Words by Tom Owen | Photos by Haute Route / PhotoRunning
The Haute Route is the toughest, most epic amateur bike race anywhere in the world. Or rather, it’s a series of three week-long events, where participants spend seven days riding road bikes through one of Europe’s most spectacular mountain ranges; first up each year is the Pyrenees week, followed by the French Alps, with the Swiss Alps & Dolomites week rounding things out. Just one of these will probably be the toughest thing most amateur cyclists have done or will ever do, but there are some absolute nutbars who tackle the three weeks back-to-back.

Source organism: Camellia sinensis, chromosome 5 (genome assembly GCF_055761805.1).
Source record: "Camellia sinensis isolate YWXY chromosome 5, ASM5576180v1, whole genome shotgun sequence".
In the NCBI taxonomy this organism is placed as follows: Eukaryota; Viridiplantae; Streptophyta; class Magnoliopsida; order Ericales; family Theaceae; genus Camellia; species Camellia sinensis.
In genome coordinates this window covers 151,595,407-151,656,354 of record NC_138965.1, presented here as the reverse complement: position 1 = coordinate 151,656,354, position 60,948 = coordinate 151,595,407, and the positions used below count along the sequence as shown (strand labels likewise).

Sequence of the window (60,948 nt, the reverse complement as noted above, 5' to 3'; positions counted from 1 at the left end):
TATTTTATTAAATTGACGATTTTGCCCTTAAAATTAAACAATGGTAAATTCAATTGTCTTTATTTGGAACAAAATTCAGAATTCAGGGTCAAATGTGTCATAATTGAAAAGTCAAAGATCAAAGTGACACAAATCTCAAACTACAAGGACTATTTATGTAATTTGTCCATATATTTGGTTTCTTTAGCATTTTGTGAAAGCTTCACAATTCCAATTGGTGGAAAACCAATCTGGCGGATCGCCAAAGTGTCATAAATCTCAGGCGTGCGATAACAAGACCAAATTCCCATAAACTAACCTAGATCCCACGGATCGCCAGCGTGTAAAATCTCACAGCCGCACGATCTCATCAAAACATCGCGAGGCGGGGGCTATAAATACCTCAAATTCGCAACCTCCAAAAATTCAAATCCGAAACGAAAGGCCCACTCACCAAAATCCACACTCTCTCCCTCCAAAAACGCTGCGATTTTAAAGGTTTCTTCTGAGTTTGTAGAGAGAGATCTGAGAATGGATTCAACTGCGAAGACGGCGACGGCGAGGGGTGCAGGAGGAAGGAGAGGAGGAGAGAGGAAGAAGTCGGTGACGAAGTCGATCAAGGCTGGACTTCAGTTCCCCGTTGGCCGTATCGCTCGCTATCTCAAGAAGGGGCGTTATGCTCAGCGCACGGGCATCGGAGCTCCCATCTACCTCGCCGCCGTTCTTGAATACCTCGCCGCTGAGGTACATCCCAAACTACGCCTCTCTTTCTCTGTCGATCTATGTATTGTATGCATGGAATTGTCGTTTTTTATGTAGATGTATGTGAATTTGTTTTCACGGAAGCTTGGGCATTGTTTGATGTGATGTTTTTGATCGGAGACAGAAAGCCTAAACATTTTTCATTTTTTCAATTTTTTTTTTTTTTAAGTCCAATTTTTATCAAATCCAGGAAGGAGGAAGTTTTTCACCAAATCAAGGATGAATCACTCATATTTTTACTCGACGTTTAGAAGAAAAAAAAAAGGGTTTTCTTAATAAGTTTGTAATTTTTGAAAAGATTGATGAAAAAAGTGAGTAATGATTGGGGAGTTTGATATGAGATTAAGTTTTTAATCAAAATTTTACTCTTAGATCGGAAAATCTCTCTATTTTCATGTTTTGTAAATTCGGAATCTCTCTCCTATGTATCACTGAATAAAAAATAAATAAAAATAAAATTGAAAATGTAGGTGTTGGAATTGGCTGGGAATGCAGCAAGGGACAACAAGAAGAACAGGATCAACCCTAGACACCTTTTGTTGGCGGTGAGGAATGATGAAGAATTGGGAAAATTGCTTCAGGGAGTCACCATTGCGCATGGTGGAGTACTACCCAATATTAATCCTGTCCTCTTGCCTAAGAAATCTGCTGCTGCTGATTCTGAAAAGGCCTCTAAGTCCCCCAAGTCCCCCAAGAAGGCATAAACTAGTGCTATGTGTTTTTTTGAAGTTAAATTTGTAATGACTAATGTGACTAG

This summer I tackled just two days of the Swiss Alps & Dolomites week – and it was the most testing two days I have ever spent on a bicycle. Starting out in Geneva, Switzerland, the full route would take riders all the way to Venice. I made it as far as the Italian border – more than enough for a first visit to the crazy world of Haute Route.
“The stats for one week…like cycling to the top of Everest twice, then climbing Box Hill 17 times…some absolute nutbars tackle three weeks back-to-back!”
Each day the riders tackle between 100-150kms, with a handful of mountain passes thrown in – so the total climbing is something around 3,000m. Per day. The stats for an entire week are, frankly, staggering. 1,000km of total riding, and more than 20,000m of vertical ascent. That’s like cycling to the top of Mount Everest. Twice. And then climbing Box Hill 17 times to round off the week.